The Marquis of Carabas (Review)

The Marquis of Carabas (Review)

Let’s get the disclaimer out front – I love Rafael Sabatini. I’ve always enjoyed everything he’s written.

And now let’s talk about the Marquis of Carabas, which is in itself a will-o-wisp literary term for a fictional Count – it’s appeared in Puss and Boots and in a handful of other places. It means “Marquis of Nowhere”.

Most fitting for this young London fencing master, son of a Frenchwoman recently passed away who learns that he is actually a Count, that he owns extensive holdings in France, that he’s a rich nobleman. The trouble with this is that the guillotine has been lopping off heads of people such as himself back home, that the land is now owned by the state and that he might not get his due. Worse, his cousins (a pair of deadly chuckleheads and, of course, a beautiful distant (distant enough to marry) one) oppose him (well, not her – she finds him very exciting). So over to France he goes with a shaky safe passage arranged by the Republicans in power. Yet what is safety in a topsy-tervy place like post-revolutionary France?

It is then he discovers the deadly game he is playing in his attempt to recover his birthright. Only his skill as a swordsman (and his equally flashing wits) keep him safe. Yet the kin continue to maneuver against him, their sister continues to be alluring, and the army (lead by a stable-boy turned general) tussles with an army of outlaws and woodsmen to the west, backed by the nobles who have fled yet returned (and, indirectly, the crown-concerned English). Eventually our hero Quentin finds himself drawn to the battlefield, where the two forces, Republican and Royalist, battle for the future of the country.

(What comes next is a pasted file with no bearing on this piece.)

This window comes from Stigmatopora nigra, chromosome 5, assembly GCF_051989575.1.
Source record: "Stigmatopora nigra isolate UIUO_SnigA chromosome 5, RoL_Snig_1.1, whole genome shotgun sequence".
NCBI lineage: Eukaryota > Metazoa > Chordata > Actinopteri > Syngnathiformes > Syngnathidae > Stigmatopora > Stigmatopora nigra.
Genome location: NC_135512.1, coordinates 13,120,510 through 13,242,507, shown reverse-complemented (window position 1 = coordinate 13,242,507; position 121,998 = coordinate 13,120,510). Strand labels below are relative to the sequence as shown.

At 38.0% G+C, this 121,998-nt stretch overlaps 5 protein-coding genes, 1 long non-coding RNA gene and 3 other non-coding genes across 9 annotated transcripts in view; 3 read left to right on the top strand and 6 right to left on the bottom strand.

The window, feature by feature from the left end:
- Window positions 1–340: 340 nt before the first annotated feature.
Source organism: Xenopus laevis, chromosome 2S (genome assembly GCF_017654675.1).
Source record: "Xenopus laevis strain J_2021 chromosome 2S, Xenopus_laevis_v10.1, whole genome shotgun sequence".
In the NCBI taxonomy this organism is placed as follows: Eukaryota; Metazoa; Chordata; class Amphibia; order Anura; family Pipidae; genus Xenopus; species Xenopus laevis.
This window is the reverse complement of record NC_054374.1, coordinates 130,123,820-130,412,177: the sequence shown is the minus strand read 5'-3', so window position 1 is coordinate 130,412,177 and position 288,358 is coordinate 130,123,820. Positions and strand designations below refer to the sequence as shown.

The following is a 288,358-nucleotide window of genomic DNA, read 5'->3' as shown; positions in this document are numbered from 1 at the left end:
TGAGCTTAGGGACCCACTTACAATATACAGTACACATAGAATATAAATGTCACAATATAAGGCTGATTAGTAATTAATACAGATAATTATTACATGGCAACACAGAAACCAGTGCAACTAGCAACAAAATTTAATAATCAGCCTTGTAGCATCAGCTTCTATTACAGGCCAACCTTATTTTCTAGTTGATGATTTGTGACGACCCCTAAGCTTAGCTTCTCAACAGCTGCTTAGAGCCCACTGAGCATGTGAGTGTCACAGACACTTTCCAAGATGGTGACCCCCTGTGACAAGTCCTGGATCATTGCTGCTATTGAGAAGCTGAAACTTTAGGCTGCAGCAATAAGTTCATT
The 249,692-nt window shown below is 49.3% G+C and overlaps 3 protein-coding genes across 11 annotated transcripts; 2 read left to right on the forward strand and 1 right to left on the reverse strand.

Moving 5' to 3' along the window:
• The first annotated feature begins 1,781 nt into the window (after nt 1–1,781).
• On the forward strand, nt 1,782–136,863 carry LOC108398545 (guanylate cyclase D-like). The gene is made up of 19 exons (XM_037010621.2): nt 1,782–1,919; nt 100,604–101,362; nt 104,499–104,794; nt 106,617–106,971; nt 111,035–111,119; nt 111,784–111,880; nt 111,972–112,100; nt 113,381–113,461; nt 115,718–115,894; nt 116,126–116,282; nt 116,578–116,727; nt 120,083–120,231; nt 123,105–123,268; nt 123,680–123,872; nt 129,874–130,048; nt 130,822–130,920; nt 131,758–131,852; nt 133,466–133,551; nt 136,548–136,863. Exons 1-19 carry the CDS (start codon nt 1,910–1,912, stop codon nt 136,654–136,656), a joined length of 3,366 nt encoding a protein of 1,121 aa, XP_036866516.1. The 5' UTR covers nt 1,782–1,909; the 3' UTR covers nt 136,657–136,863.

What really draws me to Sabatini are his characters and their dialogs. True, occasionally his villains and incompetents serve as straw men for his dashingly urbane heroes, and that’s fine – nice to see that in my world of “should have said that”, someone does. Even casual exchanges, such as when one of his cousins barge into a room…

“You’ll forgive the intrusion, Monsieur de Morlaix.”

Not readily,” replied Quentin, cool and haughty.


Love it. It’s like Pride and Prejudice with gunpowder and flashing blades. Certainly if you’ve not read Sabatini, think about cracking open on of his more famous works, Captain Blood or Scaramouche, And if you are a veteran reader, or one who’d like to learn a touch of history rather forgotten, have a look between the covers of this fine work.